In the U.S., data released on Friday showed that highway miles driven in March fell 4.3 percent from a year earlier, the first time this has happened in March since the last major oil shock in 1979.
Loveliness was everywhere this holiday weekend in upstate New York, and it was probably hard for many to believe that the wayward nation would return to the dread uncertainty of life in the crash lane when the barbeques were over. There was even a wan overtone to the late-night sports news about the Indy 500 race -- as though the spectacle of cars droning round and round a speed oval symbolized the futility of American life in this moment of our history.
I had a discussion with one guy at Sunday night party about the prospects for hydrogen-powered cars. We rehearsed the usual reasons why such a system was unlikely to get up-and-running -- and then he said, "...but what if we took all the money from the war and put it into something like the space program and... they came up with some way to make it happen...!"
This is certainly the golden heart of the great wish out there, as the empire of Happy Motoring begins to run down on $4 gasoline. It seems inconceivable that a society so bold as to put men on the moon (fer crissake) can't overcome such a prosaic problem as finding something other than oil byproducts to run our cars on.
From this holy font all cognitive dissonance flows.
It seems inconceivable, but it begins to look like that's the way it really is, and we just can't accept it.
Of course, one of the reasons that Americans are so anxious to get away on a holiday weekend from the places where they live is because we did such a perfect job the past fifty years turning our home-places into utterly unrewarding, graceless nowheres, where the private realm of the beige houses is saturated in monotony, and the public realm has been reduced to the berm between the WalMart and the strip mall. Now, we barely have the gasoline to run all this stuff, let alone escape from it for a weekend.
We're at a dead end with all this and a lot of Americans are paralyzed with fear about what's next. This may actually be a deeper fear than the anxiety about money and banking in 1933, when Franklin Roosevelt was sworn in and tried to reassure the nation. Back then, despite the grave problems of capital, we still had plenty of everything: plenty of good productive land, plenty of manpower earnestly eager for hard work, plenty of ore in the ground, shining cities equipped with excellent streetcar systems, a railroad network that was the envy of the world, sturdy small towns and small cities fully equipped with locally-owned business, and a vast number of small family farms that could re-absorb family members unable to get wages in the cities. Most of all, we had plenty of oil in the ground, and the world's biggest industry for getting it out and selling it. What we didn't have in 1933 was cash money.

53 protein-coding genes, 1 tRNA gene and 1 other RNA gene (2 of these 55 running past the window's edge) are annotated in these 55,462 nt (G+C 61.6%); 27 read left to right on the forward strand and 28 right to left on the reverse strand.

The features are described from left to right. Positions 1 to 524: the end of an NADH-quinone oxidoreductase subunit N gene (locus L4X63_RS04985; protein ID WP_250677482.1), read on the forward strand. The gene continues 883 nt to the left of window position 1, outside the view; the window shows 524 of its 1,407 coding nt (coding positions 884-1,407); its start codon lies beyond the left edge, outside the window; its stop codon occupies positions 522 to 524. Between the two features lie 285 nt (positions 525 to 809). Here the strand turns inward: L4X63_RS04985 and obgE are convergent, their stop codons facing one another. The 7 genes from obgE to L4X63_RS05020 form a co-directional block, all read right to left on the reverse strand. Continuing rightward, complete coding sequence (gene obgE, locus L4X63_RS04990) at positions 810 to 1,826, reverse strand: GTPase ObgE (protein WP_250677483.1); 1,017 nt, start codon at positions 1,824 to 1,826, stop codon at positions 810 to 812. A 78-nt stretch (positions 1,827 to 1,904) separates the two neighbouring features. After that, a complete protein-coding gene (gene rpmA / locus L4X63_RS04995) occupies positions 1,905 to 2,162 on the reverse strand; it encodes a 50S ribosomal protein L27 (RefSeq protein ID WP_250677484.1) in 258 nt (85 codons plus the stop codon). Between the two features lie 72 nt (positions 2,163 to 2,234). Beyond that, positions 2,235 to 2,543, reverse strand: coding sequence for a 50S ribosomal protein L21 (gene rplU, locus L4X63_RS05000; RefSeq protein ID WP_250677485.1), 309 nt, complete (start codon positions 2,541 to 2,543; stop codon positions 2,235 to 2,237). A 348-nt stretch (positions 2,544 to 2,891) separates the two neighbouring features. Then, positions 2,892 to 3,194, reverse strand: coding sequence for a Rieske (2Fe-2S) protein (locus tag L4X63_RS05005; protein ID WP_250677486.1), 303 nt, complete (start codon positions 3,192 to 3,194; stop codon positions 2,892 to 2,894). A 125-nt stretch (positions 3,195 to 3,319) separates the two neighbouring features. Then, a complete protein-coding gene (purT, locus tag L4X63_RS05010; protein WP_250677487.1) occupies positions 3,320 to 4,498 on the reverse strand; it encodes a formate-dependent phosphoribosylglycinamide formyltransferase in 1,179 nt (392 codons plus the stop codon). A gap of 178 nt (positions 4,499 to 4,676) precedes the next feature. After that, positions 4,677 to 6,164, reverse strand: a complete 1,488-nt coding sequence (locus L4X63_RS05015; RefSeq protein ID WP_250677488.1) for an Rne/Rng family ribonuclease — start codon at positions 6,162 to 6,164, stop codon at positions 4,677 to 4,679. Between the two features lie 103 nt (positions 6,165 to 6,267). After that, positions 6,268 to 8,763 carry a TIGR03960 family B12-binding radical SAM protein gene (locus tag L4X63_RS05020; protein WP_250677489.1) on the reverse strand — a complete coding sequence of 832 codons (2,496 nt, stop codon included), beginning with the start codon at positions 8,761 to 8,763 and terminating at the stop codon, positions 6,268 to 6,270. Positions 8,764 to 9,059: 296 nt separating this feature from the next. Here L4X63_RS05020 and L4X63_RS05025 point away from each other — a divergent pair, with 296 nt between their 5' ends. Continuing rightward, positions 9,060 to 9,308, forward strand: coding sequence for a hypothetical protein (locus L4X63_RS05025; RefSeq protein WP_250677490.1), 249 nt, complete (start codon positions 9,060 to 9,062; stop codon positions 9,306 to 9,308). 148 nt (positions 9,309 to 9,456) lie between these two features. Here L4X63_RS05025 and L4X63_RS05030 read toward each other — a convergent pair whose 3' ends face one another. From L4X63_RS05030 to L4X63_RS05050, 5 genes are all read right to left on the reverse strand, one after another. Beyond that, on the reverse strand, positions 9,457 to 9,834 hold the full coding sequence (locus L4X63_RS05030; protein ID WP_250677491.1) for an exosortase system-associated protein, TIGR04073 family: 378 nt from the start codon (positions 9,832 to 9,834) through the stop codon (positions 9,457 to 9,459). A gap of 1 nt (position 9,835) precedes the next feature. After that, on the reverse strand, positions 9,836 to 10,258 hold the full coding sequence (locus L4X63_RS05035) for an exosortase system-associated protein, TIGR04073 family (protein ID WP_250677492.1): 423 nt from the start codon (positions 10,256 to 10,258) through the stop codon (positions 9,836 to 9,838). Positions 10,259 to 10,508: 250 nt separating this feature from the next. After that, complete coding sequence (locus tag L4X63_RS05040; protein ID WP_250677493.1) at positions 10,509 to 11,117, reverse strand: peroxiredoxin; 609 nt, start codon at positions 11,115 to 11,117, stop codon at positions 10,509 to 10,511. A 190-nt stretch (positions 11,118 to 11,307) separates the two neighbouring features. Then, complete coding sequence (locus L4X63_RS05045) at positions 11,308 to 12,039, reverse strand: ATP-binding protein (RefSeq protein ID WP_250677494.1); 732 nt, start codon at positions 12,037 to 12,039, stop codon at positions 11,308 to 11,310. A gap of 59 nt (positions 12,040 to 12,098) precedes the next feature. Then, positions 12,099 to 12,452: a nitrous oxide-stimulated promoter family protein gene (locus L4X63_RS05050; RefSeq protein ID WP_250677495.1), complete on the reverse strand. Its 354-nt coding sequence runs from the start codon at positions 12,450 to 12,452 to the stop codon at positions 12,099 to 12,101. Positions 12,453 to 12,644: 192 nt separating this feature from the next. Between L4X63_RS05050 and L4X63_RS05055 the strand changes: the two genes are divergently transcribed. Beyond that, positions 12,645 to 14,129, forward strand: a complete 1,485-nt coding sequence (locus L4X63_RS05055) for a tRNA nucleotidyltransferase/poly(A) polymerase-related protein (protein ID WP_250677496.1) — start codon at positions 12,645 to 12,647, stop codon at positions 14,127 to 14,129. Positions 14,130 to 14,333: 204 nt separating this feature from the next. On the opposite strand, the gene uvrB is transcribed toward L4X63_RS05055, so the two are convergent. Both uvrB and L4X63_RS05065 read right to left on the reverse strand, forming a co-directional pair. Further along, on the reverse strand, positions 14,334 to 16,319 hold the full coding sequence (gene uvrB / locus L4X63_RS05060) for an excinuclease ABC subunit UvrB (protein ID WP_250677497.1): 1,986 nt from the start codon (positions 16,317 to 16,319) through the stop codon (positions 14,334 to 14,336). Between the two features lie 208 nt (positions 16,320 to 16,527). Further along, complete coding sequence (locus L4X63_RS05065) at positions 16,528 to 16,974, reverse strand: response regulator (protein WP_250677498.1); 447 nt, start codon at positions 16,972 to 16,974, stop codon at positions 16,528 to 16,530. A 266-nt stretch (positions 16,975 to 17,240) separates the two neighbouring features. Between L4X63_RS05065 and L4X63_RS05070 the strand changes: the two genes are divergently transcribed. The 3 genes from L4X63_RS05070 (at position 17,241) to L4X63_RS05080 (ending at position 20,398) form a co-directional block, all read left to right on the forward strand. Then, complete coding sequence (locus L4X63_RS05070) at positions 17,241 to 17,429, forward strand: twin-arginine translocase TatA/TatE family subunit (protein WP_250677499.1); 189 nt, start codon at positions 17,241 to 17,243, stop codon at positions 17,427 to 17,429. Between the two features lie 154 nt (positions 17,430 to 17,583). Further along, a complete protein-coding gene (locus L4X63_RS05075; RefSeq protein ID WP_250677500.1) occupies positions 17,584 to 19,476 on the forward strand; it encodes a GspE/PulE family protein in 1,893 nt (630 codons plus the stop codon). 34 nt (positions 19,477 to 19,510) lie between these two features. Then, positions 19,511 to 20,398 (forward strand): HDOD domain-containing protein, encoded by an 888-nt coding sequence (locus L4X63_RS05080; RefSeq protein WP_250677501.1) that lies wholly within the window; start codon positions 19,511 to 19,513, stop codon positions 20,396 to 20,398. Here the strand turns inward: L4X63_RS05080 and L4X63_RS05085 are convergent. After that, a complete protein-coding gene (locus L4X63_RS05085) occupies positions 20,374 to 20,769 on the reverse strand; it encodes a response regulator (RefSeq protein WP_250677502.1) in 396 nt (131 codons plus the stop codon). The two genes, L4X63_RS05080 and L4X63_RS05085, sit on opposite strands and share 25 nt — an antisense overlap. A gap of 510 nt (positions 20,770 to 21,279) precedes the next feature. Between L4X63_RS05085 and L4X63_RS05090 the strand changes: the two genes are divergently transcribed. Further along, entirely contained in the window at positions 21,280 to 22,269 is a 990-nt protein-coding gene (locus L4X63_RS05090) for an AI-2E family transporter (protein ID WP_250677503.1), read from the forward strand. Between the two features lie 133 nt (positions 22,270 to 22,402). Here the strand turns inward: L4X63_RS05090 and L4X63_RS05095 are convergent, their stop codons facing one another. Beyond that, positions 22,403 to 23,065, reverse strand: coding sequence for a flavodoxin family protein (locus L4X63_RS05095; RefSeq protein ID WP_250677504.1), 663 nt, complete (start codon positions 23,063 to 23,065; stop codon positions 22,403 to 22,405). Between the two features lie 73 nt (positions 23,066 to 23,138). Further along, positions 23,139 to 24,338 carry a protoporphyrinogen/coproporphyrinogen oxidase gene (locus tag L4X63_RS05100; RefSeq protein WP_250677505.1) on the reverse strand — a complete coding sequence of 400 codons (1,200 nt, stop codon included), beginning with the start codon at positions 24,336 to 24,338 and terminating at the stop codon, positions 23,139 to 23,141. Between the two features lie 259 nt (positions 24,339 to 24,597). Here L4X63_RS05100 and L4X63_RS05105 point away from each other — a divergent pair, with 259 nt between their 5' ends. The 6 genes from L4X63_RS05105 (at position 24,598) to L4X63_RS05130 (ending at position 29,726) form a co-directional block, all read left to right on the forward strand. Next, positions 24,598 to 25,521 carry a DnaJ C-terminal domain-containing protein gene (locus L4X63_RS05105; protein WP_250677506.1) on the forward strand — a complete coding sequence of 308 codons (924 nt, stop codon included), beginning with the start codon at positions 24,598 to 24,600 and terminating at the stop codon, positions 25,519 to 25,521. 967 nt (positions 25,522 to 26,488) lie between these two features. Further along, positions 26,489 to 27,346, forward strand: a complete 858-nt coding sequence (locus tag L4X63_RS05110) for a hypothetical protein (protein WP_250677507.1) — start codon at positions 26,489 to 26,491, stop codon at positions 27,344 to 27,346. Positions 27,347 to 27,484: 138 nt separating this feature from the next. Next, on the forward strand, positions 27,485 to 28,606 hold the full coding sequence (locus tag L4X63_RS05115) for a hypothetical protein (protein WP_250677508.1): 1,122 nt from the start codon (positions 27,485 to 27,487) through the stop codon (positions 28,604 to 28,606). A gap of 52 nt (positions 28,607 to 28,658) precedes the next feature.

The crisis at hand now goes way beyond a crisis of capital -- though that is certainly part of it. Notice how many of the things we had in 1933 are gone now. Our cities, with a few exceptions, are imploded husks. Our small towns and small cities (Schenectady, home of G.E.!) are gutted, especially in terms of locally-owned business. Our passenger rail system is worse than anything a Soviet ministry might produce (while the airline industry that replaced it is dying of a kind of financial hemorrhagic fever). Our local transit hardly exists anymore. Family farms have all but disappeared. We have plenty of manpower earnestly eager to become American Idols (but certainly not for heavy labor). Our oil industry now supplies only a fraction of the world's daily supply (and not even enough for half of our own needs).
What happens now? We face not just change but convulsive change. The public senses the rapid unraveling of our car-centric arrangements. In the week before the holiday, gasoline prices went up several cents each day -- in upstate New York, it crossed the $4 mark and kept going up. The trucking system faces collapse as diesel fuel price-rises exceed even the rise in gasoline, and the vast number of independent truckers who make up the system confront the individual calamity of a personal business failure. American Airlines last week announced severe measures to keep operating through the fall of 2008. But none of the airlines can feasibly carry on as usual with oil prices above $120-a-barrel -- and the ominous message is of a business model that has no conceivable way to adapt to the new reality. Most likely, in a very few years air travel will no longer be a "consumer" enterprise.
In the background of these practical problems -- "off screen" during the holiday of car races and ball games -- is a crisis of capital orders of magnitude worse than the one faced by Franklin Roosevelt in 1933. For, behind the "liquidity" (i.e. insolvency) issues faced by the big institutions lurks the Godzilla of the derivatives trade, which has evolved into a black hole capable of sucking all notional "money" into oblivion. That "money," which represents the aggregate value of our society, also amounts to the emperor's new clothes of an empire in serious trouble. As the black hole of derivatives sucks away these "new clothes," America will stand naked against the elements of fate.
NVDL: Whether it's summer or winter, we're heading for winter, one of the grimmest in history.